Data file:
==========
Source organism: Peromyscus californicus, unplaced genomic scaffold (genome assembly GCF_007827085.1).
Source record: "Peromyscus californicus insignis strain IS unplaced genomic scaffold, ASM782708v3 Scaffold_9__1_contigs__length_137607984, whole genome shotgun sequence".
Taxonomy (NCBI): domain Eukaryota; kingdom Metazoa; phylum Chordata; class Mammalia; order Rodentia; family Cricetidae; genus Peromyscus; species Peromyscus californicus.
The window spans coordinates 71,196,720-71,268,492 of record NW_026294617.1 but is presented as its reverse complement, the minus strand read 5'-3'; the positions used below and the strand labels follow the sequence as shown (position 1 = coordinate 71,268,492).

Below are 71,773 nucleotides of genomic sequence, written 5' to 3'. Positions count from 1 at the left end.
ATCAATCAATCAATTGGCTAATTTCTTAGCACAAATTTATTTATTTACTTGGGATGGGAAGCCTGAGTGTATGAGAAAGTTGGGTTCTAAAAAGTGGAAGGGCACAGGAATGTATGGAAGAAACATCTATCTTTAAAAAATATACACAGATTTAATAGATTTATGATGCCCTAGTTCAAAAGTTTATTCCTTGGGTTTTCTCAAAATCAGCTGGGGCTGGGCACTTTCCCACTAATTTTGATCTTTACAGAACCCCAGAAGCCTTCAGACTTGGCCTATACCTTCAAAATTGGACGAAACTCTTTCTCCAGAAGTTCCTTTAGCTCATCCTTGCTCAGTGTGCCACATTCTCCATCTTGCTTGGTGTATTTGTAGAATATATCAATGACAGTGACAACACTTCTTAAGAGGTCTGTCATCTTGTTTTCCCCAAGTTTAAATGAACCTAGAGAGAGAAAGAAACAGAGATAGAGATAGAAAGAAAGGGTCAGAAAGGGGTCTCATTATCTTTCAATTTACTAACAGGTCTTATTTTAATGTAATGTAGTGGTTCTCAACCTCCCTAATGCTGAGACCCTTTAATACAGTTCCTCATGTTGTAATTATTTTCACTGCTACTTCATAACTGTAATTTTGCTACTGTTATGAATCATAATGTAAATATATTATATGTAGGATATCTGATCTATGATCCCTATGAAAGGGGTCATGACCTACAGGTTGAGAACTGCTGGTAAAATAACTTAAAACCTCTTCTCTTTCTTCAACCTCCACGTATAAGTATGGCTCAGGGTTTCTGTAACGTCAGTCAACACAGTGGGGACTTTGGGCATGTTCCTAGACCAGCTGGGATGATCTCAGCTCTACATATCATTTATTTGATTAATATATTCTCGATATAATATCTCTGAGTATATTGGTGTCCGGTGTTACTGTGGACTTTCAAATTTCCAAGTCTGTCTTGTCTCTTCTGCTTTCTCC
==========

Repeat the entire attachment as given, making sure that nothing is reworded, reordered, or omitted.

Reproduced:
Source organism: Peromyscus californicus, unplaced genomic scaffold (genome assembly GCF_007827085.1).
Source record: "Peromyscus californicus insignis strain IS unplaced genomic scaffold, ASM782708v3 Scaffold_9__1_contigs__length_137607984, whole genome shotgun sequence".
Taxonomy (NCBI): domain Eukaryota; kingdom Metazoa; phylum Chordata; class Mammalia; order Rodentia; family Cricetidae; genus Peromyscus; species Peromyscus californicus.
The window spans coordinates 71,196,720-71,268,492 of record NW_026294617.1 but is presented as its reverse complement, the minus strand read 5'-3'; the positions used below and the strand labels follow the sequence as shown (position 1 = coordinate 71,268,492).

Below are 71,773 nucleotides of genomic sequence, written 5' to 3'. Positions count from 1 at the left end.
ATCAATCAATCAATTGGCTAATTTCTTAGCACAAATTTATTTATTTACTTGGGATGGGAAGCCTGAGTGTATGAGAAAGTTGGGTTCTAAAAAGTGGAAGGGCACAGGAATGTATGGAAGAAACATCTATCTTTAAAAAATATACACAGATTTAATAGATTTATGATGCCCTAGTTCAAAAGTTTATTCCTTGGGTTTTCTCAAAATCAGCTGGGGCTGGGCACTTTCCCACTAATTTTGATCTTTACAGAACCCCAGAAGCCTTCAGACTTGGCCTATACCTTCAAAATTGGACGAAACTCTTTCTCCAGAAGTTCCTTTAGCTCATCCTTGCTCAGTGTGCCACATTCTCCATCTTGCTTGGTGTATTTGTAGAATATATCAATGACAGTGACAACACTTCTTAAGAGGTCTGTCATCTTGTTTTCCCCAAGTTTAAATGAACCTAGAGAGAGAAAGAAACAGAGATAGAGATAGAAAGAAAGGGTCAGAAAGGGGTCTCATTATCTTTCAATTTACTAACAGGTCTTATTTTAATGTAATGTAGTGGTTCTCAACCTCCCTAATGCTGAGACCCTTTAATACAGTTCCTCATGTTGTAATTATTTTCACTGCTACTTCATAACTGTAATTTTGCTACTGTTATGAATCATAATGTAAATATATTATATGTAGGATATCTGATCTATGATCCCTATGAAAGGGGTCATGACCTACAGGTTGAGAACTGCTGGTAAAATAACTTAAAACCTCTTCTCTTTCTTCAACCTCCACGTATAAGTATGGCTCAGGGTTTCTGTAACGTCAGTCAACACAGTGGGGACTTTGGGCATGTTCCTAGACCAGCTGGGATGATCTCAGCTCTACATATCATTTATTTGATTAATATATTCTCGATATAATATCTCTGAGTATATTGGTGTCCGGTGTTACTGTGGACTTTCAAATTTCCAAGTCTGTCTTGTCTCTTCTGCTTTCTCC